Your lawn can receive a lot of normal wear and tear because it’s such a high traffic area. This can cause the soil beneath your grass to become very compacted. Compacted soil can result in poor growth because it prevents air circulation and proper absorption of water and nutrients.
Lawn aeration simply means punching holes throughout your lawn to about 7cm deep. By doing this at least annually; your lawn will be greener, healthier and less prone to thatches.
How to aerate your lawn
1. Damp conditions are best for de-thatching and aerating so the general consensus is to do it in either Spring or Autumn. It’s important to allow enough time for the lawn to recover from the stress so don’t aerate at the tail-end of the season.
2. Here’s a tip. You can test your soil to check whether it needs aerating. Insert a screwdriver into the soil. soil. If the screwdriver goes in relatively easy, then your soil is fine and has no need of aeration. Your lawn may be in need of aeration if the screwdriver has a hard time pushing in.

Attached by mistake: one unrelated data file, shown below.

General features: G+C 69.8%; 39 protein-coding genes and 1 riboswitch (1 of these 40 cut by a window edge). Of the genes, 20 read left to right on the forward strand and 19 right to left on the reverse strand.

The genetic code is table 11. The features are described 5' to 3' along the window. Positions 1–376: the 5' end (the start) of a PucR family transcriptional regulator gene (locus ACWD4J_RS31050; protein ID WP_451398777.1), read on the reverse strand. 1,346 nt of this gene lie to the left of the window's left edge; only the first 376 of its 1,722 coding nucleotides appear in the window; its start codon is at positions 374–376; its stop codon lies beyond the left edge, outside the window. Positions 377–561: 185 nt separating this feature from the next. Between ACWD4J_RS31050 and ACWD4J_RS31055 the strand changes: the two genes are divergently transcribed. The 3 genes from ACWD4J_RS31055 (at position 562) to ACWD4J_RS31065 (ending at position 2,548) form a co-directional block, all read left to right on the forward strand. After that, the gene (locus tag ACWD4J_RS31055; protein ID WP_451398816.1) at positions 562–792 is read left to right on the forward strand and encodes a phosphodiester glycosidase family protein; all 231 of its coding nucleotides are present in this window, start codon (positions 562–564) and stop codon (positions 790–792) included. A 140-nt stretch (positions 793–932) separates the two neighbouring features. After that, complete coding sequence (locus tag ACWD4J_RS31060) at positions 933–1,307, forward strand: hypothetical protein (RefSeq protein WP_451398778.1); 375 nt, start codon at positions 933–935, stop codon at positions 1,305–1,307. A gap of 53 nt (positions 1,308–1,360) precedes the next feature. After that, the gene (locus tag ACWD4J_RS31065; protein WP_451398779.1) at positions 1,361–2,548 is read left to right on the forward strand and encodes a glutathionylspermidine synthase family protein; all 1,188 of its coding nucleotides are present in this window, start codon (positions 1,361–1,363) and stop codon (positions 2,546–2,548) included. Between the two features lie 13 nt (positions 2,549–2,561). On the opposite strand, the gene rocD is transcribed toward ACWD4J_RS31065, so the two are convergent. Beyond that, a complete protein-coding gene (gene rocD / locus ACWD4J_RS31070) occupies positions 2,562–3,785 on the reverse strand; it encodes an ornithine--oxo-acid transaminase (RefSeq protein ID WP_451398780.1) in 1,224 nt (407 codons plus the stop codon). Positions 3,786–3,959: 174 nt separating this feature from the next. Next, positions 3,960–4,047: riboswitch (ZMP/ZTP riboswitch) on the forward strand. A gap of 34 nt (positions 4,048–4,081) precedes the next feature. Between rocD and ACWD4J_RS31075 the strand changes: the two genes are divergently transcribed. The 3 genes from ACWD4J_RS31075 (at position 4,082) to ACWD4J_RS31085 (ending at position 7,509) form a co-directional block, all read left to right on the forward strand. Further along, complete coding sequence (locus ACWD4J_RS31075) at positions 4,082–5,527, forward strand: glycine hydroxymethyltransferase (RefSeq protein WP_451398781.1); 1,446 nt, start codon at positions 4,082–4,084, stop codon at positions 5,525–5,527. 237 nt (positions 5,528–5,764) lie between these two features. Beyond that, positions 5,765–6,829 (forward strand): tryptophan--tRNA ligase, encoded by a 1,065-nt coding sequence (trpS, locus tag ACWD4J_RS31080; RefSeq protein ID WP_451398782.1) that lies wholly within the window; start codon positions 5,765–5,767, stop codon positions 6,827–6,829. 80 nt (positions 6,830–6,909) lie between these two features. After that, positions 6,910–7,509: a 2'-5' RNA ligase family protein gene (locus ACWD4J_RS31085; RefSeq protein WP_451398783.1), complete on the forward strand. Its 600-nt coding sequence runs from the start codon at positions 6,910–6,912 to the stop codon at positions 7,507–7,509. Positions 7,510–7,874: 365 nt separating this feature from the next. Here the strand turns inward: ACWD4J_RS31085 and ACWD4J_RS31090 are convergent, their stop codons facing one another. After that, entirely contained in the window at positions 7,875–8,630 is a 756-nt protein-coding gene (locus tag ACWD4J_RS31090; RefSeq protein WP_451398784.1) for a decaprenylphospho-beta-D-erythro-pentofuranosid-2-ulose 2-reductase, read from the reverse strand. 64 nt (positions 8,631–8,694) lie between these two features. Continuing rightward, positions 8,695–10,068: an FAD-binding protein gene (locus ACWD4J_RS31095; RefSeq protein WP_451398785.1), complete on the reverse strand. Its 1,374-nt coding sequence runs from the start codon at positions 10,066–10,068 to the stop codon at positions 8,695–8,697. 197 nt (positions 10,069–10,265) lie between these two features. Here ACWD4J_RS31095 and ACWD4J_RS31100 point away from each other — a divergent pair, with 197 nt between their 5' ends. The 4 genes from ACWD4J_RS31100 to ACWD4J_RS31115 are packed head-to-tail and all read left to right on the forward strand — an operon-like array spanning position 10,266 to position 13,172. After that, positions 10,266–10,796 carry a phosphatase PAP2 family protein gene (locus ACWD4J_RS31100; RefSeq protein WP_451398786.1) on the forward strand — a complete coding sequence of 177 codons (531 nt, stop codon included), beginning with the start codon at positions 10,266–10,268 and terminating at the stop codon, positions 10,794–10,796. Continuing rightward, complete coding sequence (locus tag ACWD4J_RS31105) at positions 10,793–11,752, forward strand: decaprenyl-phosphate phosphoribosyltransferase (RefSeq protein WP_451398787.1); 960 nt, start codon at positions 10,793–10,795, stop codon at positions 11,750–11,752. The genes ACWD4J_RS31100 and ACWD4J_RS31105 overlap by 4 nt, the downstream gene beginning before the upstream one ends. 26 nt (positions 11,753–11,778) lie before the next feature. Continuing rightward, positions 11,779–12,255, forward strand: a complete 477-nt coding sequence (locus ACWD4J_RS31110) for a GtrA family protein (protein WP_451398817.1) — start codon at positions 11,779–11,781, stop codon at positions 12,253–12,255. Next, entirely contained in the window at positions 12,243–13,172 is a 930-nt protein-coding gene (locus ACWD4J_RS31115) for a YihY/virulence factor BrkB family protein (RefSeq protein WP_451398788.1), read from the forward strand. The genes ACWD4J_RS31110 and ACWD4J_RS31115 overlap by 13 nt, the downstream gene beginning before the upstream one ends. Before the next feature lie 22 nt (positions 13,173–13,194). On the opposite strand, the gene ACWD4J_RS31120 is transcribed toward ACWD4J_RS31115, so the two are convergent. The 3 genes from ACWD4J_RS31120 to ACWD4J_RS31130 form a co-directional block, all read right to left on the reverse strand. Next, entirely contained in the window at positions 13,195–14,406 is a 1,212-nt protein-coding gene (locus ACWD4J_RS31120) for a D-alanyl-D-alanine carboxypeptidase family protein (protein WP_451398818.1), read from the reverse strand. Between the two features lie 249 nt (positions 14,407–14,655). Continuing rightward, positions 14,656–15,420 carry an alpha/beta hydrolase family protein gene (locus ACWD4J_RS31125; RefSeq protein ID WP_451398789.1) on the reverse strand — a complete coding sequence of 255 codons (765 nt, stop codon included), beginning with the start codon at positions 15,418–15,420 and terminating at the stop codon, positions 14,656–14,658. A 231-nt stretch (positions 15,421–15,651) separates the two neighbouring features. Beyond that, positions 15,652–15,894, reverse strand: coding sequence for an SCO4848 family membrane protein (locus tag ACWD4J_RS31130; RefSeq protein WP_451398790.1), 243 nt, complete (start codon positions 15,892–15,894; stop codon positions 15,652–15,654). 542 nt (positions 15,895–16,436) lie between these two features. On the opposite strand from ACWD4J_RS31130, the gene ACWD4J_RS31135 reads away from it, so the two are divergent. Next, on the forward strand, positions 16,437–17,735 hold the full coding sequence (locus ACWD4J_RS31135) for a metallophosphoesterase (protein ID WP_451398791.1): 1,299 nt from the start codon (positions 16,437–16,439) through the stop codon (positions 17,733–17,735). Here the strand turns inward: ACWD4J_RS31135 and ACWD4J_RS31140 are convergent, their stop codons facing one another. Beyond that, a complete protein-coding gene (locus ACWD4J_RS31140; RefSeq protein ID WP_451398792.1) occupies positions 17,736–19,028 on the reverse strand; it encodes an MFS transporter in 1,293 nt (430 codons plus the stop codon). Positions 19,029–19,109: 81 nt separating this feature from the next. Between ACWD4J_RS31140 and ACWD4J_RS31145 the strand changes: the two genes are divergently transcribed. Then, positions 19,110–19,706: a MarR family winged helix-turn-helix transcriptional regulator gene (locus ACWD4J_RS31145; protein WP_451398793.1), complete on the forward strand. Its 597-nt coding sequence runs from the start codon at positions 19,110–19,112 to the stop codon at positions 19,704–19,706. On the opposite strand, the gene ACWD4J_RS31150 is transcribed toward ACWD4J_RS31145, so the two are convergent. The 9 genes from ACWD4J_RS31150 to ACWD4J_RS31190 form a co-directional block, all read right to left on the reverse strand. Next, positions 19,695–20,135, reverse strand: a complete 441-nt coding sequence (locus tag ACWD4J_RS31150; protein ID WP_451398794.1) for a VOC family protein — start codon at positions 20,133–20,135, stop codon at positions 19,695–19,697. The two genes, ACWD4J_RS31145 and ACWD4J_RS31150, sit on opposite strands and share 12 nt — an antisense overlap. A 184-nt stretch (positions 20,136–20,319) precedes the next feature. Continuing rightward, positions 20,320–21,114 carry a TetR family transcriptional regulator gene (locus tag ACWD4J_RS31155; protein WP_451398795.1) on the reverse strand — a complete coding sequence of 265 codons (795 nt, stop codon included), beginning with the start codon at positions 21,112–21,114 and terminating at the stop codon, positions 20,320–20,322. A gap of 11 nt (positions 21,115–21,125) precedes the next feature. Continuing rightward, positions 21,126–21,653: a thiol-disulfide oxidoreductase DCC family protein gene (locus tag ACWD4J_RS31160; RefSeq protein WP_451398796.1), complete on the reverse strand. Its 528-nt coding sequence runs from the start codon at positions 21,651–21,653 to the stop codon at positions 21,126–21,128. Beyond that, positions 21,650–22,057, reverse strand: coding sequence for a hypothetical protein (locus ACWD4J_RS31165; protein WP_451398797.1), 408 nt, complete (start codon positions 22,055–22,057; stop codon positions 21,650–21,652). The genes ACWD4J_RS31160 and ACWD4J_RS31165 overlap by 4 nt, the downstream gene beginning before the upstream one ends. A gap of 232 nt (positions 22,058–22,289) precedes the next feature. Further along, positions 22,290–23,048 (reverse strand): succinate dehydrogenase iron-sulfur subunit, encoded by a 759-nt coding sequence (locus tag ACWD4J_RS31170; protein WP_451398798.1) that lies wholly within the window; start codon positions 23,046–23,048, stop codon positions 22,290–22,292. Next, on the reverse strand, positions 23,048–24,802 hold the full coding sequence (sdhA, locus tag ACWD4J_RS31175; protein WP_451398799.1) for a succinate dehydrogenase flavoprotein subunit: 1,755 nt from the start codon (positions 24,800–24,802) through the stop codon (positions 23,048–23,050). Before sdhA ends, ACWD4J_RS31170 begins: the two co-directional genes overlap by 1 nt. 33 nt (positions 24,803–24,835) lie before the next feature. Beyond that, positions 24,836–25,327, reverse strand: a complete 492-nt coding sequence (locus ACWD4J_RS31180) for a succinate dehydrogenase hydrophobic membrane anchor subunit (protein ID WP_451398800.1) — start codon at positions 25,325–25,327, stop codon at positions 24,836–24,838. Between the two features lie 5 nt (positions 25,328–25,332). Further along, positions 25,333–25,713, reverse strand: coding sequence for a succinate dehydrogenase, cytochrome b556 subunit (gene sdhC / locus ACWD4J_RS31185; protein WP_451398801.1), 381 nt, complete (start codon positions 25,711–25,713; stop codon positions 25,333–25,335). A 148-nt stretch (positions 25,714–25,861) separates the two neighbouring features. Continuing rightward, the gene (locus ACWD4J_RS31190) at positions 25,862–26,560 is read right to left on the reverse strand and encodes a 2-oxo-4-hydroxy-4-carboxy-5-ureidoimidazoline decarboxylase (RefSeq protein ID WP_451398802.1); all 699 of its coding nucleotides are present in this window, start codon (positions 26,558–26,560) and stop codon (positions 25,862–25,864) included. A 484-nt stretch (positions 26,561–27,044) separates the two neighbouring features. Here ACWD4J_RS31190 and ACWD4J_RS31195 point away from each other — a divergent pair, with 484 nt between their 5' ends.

3. Before aerating, it’s important to prepare your soil adequately. Mow the lawn first. Then clear any dead plants, fallen leaves, sticks and lawn cuttings. If this has formed into a layer of thatch, you will need to remove it as air and water won’t be able to penetrate the soil. You can use a spring-tined rake or powered lawn rake to do this.
4. Now you’re ready to aerate. You need to systematically poke holes in the ground either by spiking the lawn with a metal rod or garden fork. Push it into the soil to a depth of about 10cm and gently rock it back and forth. Repeat at 20cm spacings. If you have to aerate a large area, you may want to use a mechanical aerator to make it a quicker job.
There are devices you can hire called lawn corers which will actually remove small cores of soil and deposit them on the lawn or you can use this device to remove them completely. These soil cores contain microorganisms which can enrich the soil and decompose thatch so you may want to leave them on the lawn.
5. After you’ve aerated, on a dry day, evenly apply a thin layer of top-dressing to help loosen the soil and improve drainage. Use a spade or shovel to put the top-dressing on the lawn, then brush it out with a garden rake or broom. You can buy a top-dressing mixture or make it up yourself with the following ingredients:
- 6 parts sharp horticultural sand
- 3 parts sieved, good-quality loam
- 1 part well-rotted organic matter